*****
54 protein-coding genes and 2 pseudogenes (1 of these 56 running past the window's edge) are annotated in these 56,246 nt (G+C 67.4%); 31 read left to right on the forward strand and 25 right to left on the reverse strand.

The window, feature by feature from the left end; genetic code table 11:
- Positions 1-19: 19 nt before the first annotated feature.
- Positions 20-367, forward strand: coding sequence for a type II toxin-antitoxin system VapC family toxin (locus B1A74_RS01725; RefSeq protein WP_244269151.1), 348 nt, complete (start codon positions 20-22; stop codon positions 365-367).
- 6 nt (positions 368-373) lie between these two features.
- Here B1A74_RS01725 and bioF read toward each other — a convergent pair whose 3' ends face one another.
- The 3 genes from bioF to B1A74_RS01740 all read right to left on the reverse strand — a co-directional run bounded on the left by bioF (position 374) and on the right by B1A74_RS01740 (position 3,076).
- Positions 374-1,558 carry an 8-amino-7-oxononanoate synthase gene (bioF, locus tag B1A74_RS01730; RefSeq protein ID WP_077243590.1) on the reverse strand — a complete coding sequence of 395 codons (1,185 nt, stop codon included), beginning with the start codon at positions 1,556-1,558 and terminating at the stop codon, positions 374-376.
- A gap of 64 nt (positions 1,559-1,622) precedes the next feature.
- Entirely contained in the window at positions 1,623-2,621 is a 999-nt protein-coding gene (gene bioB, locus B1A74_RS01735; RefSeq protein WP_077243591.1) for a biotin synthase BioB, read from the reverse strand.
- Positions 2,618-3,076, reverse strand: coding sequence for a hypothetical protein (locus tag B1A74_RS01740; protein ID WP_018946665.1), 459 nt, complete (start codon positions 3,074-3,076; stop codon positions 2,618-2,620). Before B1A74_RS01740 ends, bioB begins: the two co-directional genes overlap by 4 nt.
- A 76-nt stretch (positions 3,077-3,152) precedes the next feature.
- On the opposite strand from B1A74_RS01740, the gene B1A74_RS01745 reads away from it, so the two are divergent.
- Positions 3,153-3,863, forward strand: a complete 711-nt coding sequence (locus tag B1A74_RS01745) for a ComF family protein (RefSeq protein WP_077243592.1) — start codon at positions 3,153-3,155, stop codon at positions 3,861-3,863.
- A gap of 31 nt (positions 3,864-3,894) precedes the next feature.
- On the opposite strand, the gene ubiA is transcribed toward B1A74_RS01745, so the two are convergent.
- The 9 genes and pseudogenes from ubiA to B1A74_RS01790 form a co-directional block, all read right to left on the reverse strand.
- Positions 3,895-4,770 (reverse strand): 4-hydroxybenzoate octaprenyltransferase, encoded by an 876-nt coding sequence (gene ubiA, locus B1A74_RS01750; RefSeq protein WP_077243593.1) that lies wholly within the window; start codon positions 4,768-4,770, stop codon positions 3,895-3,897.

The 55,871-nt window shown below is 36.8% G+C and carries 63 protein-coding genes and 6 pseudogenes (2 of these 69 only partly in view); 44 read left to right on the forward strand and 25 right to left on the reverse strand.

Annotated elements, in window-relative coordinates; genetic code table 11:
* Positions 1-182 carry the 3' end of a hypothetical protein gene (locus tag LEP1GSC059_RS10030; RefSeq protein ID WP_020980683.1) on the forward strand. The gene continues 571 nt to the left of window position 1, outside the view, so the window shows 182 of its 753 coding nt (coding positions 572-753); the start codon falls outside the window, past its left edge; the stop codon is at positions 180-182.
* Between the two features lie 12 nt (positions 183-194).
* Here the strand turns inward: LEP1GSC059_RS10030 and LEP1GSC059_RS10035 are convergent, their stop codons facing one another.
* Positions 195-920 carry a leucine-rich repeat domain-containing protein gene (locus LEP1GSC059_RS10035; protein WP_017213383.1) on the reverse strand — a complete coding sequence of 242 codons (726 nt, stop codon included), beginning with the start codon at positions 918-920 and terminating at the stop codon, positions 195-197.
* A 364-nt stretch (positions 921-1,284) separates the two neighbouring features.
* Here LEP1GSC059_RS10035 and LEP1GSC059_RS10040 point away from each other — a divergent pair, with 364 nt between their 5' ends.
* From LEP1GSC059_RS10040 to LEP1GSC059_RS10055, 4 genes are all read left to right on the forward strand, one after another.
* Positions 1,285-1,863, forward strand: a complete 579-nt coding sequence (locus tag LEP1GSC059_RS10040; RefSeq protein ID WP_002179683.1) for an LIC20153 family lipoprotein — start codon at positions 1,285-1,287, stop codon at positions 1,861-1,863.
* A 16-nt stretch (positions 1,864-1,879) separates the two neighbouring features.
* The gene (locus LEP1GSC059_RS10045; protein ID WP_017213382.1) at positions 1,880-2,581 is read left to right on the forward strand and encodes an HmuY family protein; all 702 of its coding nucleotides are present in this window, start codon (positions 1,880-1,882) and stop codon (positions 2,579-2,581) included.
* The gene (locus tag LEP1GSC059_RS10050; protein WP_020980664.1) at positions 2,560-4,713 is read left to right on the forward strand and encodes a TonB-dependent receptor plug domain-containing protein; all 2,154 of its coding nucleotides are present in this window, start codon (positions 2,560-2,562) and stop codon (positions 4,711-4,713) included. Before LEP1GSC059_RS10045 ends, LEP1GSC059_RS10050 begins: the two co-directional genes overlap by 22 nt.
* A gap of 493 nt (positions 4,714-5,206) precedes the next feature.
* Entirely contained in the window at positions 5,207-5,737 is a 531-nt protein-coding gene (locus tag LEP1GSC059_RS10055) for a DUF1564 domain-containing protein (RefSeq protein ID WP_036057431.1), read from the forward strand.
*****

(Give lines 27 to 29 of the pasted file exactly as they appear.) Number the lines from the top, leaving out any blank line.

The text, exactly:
* From LEP1GSC059_RS10040 to LEP1GSC059_RS10055, 4 genes are all read left to right on the forward strand, one after another.
* Positions 1,285-1,863, forward strand: a complete 579-nt coding sequence (locus tag LEP1GSC059_RS10040; RefSeq protein ID WP_002179683.1) for an LIC20153 family lipoprotein — start codon at positions 1,285-1,287, stop codon at positions 1,861-1,863.
* A 16-nt stretch (positions 1,864-1,879) separates the two neighbouring features.